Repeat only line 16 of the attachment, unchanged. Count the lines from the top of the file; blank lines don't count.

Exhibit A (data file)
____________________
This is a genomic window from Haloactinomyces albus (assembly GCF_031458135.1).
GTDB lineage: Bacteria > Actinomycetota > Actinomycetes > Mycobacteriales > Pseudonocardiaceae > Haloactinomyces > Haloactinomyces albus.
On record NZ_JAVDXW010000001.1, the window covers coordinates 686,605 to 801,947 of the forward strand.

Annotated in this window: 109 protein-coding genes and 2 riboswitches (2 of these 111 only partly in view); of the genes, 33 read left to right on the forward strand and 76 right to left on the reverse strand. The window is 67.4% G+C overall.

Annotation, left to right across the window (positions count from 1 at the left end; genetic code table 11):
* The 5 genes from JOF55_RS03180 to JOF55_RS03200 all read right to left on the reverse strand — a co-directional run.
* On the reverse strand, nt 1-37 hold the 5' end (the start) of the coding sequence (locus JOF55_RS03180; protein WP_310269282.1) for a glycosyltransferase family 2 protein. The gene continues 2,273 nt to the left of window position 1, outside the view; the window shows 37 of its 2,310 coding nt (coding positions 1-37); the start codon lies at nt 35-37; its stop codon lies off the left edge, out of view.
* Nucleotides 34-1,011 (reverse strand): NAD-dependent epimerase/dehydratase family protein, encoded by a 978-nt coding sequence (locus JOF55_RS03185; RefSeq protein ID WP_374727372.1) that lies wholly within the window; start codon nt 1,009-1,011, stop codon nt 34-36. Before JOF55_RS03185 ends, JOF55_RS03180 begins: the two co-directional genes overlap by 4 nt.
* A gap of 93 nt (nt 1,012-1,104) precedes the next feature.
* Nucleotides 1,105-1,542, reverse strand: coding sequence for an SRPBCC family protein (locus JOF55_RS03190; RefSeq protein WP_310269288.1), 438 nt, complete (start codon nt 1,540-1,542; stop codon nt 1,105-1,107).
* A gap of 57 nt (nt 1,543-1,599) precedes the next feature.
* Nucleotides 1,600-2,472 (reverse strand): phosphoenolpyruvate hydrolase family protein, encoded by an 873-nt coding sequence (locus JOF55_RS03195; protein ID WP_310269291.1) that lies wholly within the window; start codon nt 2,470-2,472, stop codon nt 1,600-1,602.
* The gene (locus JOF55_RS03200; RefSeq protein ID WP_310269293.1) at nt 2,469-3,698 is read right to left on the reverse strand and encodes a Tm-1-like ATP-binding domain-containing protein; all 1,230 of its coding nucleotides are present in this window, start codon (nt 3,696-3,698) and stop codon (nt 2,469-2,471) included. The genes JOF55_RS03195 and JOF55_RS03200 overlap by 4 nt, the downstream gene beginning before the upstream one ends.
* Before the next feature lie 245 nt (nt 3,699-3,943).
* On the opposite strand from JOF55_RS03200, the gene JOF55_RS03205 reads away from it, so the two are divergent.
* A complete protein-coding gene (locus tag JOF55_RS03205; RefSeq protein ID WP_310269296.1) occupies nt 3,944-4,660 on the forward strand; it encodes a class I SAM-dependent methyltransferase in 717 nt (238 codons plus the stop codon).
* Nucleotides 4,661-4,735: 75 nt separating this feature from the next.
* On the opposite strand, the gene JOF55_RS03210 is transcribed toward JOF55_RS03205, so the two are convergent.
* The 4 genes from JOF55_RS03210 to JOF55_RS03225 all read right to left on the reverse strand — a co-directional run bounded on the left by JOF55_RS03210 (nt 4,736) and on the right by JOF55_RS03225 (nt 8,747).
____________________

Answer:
* A complete protein-coding gene (locus tag JOF55_RS03205; RefSeq protein ID WP_310269296.1) occupies nt 3,944-4,660 on the forward strand; it encodes a class I SAM-dependent methyltransferase in 717 nt (238 codons plus the stop codon).